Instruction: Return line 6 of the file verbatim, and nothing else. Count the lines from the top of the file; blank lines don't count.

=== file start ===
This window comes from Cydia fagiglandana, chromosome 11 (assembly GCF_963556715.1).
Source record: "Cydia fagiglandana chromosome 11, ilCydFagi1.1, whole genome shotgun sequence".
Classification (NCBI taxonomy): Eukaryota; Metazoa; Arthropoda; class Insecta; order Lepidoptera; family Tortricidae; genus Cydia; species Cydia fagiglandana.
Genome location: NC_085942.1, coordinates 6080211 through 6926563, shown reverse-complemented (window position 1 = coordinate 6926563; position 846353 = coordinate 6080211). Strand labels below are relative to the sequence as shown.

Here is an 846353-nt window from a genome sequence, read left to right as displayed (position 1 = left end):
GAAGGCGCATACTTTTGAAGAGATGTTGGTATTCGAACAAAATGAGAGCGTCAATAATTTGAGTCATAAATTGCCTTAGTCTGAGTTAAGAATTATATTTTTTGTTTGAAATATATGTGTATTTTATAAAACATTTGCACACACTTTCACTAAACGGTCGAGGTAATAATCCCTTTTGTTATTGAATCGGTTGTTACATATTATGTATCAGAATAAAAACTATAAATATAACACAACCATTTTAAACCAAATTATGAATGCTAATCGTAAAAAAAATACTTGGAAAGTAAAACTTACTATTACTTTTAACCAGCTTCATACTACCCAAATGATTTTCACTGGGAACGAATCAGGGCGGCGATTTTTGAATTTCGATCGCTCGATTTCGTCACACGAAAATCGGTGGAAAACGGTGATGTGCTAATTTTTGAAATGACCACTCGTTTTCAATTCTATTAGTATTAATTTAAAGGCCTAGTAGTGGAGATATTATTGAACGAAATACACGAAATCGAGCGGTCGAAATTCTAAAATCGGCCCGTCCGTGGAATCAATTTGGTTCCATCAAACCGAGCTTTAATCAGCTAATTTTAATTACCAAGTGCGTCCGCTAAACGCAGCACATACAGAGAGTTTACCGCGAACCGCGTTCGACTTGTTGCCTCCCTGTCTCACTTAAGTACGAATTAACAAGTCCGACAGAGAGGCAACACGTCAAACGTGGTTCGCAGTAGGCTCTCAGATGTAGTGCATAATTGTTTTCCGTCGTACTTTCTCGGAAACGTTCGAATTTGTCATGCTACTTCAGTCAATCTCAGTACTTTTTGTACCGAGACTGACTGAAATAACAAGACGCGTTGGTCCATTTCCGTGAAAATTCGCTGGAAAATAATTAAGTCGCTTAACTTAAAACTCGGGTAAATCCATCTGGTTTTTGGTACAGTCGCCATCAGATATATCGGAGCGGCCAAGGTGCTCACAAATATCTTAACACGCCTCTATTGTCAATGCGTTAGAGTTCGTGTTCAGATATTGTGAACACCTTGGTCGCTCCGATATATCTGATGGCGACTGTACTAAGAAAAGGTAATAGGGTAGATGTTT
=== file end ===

GAAGGCGCATACTTTTGAAGAGATGTTGGTATTCGAACAAAATGAGAGCGTCAATAATTTGAGTCATAAATTGCCTTAGTCTGAGTTAAGAATTATATTTTTTGTTTGAAATATATGTGTATTTTATAAAACATTTGCACACACTTTCACTAAACGGTCGAGGTAATAATCCCTTTTGTTATTGAATCGGTTGTTACATATTATGTATCAGAATAAAAACTATAAATATAACACAACCATTTTAAACCAAATTATGAATGCTAATCGTAAAAAAAATACTTGGAAAGTAAAACTTACTATTACTTTTAACCAGCTTCATACTACCCAAATGATTTTCACTGGGAACGAATCAGGGCGGCGATTTTTGAATTTCGATCGCTCGATTTCGTCACACGAAAATCGGTGGAAAACGGTGATGTGCTAATTTTTGAAATGACCACTCGTTTTCAATTCTATTAGTATTAATTTAAAGGCCTAGTAGTGGAGATATTATTGAACGAAATACACGAAATCGAGCGGTCGAAATTCTAAAATCGGCCCGTCCGTGGAATCAATTTGGTTCCATCAAACCGAGCTTTAATCAGCTAATTTTAATTACCAAGTGCGTCCGCTAAACGCAGCACATACAGAGAGTTTACCGCGAACCGCGTTCGACTTGTTGCCTCCCTGTCTCACTTAAGTACGAATTAACAAGTCCGACAGAGAGGCAACACGTCAAACGTGGTTCGCAGTAGGCTCTCAGATGTAGTGCATAATTGTTTTCCGTCGTACTTTCTCGGAAACGTTCGAATTTGTCATGCTACTTCAGTCAATCTCAGTACTTTTTGTACCGAGACTGACTGAAATAACAAGACGCGTTGGTCCATTTCCGTGAAAATTCGCTGGAAAATAATTAAGTCGCTTAACTTAAAACTCGGGTAAATCCATCTGGTTTTTGGTACAGTCGCCATCAGATATATCGGAGCGGCCAAGGTGCTCACAAATATCTTAACACGCCTCTATTGTCAATGCGTTAGAGTTCGTGTTCAGATATTGTGAACACCTTGGTCGCTCCGATATATCTGATGGCGACTGTACTAAGAAAAGGTAATAGGGTAGATGTTT